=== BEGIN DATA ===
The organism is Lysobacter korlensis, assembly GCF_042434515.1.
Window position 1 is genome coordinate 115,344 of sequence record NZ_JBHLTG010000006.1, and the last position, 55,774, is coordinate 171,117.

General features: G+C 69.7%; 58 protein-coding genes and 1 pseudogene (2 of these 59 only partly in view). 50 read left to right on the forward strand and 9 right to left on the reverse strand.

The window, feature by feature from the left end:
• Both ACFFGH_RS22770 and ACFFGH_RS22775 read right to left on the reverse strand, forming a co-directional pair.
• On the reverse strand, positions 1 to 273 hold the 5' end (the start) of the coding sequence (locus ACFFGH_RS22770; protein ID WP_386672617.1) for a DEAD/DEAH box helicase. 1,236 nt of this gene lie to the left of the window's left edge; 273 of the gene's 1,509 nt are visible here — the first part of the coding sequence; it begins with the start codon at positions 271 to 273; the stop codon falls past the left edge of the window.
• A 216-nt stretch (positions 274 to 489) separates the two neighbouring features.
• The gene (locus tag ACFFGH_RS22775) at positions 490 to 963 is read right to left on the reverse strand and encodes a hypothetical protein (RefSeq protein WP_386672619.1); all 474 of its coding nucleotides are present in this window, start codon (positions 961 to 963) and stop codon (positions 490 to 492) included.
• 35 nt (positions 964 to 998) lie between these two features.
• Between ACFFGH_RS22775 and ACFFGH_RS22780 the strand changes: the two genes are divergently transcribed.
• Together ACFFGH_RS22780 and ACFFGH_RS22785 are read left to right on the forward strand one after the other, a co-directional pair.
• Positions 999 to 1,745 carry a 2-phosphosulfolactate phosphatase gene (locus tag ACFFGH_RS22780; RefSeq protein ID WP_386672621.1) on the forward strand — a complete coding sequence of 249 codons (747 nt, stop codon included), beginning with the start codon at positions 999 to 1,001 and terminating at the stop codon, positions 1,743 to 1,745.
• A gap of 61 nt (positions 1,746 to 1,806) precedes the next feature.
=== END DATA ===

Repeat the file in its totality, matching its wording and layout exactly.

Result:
The organism is Lysobacter korlensis, assembly GCF_042434515.1.
Window position 1 is genome coordinate 115,344 of sequence record NZ_JBHLTG010000006.1, and the last position, 55,774, is coordinate 171,117.

General features: G+C 69.7%; 58 protein-coding genes and 1 pseudogene (2 of these 59 only partly in view). 50 read left to right on the forward strand and 9 right to left on the reverse strand.

The window, feature by feature from the left end:
• Both ACFFGH_RS22770 and ACFFGH_RS22775 read right to left on the reverse strand, forming a co-directional pair.
• On the reverse strand, positions 1 to 273 hold the 5' end (the start) of the coding sequence (locus ACFFGH_RS22770; protein ID WP_386672617.1) for a DEAD/DEAH box helicase. 1,236 nt of this gene lie to the left of the window's left edge; 273 of the gene's 1,509 nt are visible here — the first part of the coding sequence; it begins with the start codon at positions 271 to 273; the stop codon falls past the left edge of the window.
• A 216-nt stretch (positions 274 to 489) separates the two neighbouring features.
• The gene (locus tag ACFFGH_RS22775) at positions 490 to 963 is read right to left on the reverse strand and encodes a hypothetical protein (RefSeq protein WP_386672619.1); all 474 of its coding nucleotides are present in this window, start codon (positions 961 to 963) and stop codon (positions 490 to 492) included.
• 35 nt (positions 964 to 998) lie between these two features.
• Between ACFFGH_RS22775 and ACFFGH_RS22780 the strand changes: the two genes are divergently transcribed.
• Together ACFFGH_RS22780 and ACFFGH_RS22785 are read left to right on the forward strand one after the other, a co-directional pair.
• Positions 999 to 1,745 carry a 2-phosphosulfolactate phosphatase gene (locus tag ACFFGH_RS22780; RefSeq protein ID WP_386672621.1) on the forward strand — a complete coding sequence of 249 codons (747 nt, stop codon included), beginning with the start codon at positions 999 to 1,001 and terminating at the stop codon, positions 1,743 to 1,745.
• A gap of 61 nt (positions 1,746 to 1,806) precedes the next feature.